The past few weeks have been eventful to say the least. One minute packing your weekends to full capacity with fun, going for a scan, and suddenly finding yourself back on chemo less than two weeks later. What the holy shit has just happened there? I’m not sure if I’m still in denial, if I am so used to the concept, now I am an expert and can take it in my stride, but my first chemo day, in fact my second chemo day has come and gone, and in all honestly, it has had zero impact on my life (yeahy).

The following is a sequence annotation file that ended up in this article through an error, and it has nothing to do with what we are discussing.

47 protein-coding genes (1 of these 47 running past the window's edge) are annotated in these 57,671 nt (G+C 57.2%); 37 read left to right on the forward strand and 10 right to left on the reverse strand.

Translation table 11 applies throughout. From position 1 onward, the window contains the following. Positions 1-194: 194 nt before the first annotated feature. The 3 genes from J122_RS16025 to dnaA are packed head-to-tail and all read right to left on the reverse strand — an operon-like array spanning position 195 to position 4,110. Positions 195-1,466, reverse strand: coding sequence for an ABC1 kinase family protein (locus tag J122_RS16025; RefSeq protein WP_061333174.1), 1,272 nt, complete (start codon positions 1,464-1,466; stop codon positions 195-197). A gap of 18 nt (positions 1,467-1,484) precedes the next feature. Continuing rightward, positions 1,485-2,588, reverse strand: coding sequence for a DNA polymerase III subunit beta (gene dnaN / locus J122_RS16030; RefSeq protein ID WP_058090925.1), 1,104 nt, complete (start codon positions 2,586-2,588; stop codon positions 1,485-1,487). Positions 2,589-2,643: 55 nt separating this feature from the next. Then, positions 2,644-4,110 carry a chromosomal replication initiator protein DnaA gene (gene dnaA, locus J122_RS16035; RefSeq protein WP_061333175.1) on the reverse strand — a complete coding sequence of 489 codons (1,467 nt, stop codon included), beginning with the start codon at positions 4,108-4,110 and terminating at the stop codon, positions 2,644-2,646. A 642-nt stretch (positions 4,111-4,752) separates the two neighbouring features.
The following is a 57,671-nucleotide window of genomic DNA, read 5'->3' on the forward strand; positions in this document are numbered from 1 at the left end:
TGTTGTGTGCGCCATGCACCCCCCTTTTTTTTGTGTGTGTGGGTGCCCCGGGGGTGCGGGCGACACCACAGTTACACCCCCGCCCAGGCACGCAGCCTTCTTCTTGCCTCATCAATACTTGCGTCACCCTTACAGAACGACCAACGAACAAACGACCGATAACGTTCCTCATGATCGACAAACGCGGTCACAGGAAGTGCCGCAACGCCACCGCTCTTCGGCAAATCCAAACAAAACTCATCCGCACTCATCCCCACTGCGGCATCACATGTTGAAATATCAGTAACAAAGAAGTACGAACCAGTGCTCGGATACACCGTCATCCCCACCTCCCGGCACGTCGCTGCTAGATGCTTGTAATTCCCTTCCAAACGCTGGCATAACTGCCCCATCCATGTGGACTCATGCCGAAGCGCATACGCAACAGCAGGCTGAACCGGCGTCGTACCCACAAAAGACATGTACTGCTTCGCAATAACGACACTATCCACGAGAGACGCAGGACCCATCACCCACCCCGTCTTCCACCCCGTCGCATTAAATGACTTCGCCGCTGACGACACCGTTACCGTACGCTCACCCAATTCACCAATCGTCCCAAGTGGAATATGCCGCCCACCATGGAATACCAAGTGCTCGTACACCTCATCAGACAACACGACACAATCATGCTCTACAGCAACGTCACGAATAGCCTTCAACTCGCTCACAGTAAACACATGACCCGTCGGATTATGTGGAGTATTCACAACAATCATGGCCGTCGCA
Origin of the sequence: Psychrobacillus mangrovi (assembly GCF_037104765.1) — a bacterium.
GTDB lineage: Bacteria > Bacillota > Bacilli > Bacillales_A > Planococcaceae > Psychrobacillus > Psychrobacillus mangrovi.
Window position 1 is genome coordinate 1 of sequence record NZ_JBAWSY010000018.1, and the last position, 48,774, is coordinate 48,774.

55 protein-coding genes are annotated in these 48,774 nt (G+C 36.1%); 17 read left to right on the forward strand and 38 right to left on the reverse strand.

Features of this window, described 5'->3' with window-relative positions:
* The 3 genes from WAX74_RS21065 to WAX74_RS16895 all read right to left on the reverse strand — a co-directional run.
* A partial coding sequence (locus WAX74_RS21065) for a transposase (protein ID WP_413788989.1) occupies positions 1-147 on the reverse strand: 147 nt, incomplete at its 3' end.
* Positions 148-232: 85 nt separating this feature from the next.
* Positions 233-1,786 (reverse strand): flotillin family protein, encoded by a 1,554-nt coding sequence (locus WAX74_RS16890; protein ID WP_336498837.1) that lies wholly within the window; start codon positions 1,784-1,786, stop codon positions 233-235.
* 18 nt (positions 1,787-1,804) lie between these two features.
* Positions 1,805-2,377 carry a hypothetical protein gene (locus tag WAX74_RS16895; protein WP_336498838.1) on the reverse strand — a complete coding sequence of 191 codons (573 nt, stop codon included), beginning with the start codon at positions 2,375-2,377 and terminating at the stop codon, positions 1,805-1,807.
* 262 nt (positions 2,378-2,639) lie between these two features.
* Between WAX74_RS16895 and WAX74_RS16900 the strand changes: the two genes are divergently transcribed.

As I stated before the new drug I am on is incredibly less toxic to my organs, nausea is minimum and side effects are different and less cruel than the previous monster I was subjected to. Plus the time I am in contact with this drug is dramatically shorter too. So it’s a quick in and out, job done, see ya’s next week ‘I’m off to have a life’ situation, which to be honest suits me perfect because I got shit to be doing. I got no time to be cooped up in a hospital, I got fun to be having, more plans to be making and getting on with life. The fact that it is such a different regime to last time it is not near as daunting or harrowing. Truthfully if I had to go in again with a treatment plan like the last (5 days in hospital every 3 weeks, 48hrs on chemo), I most definitely would be struggling to maintain my composure, but I suppose at the end of the day you don’t know how you will react until you are in that given situation. I feel that this lighter treatment is another step towards the front door. I am sure they are so sick of me in the hospital they want to give me the boot and tell me never to come back. I second that motion, so just another couple of months until that happens for real now.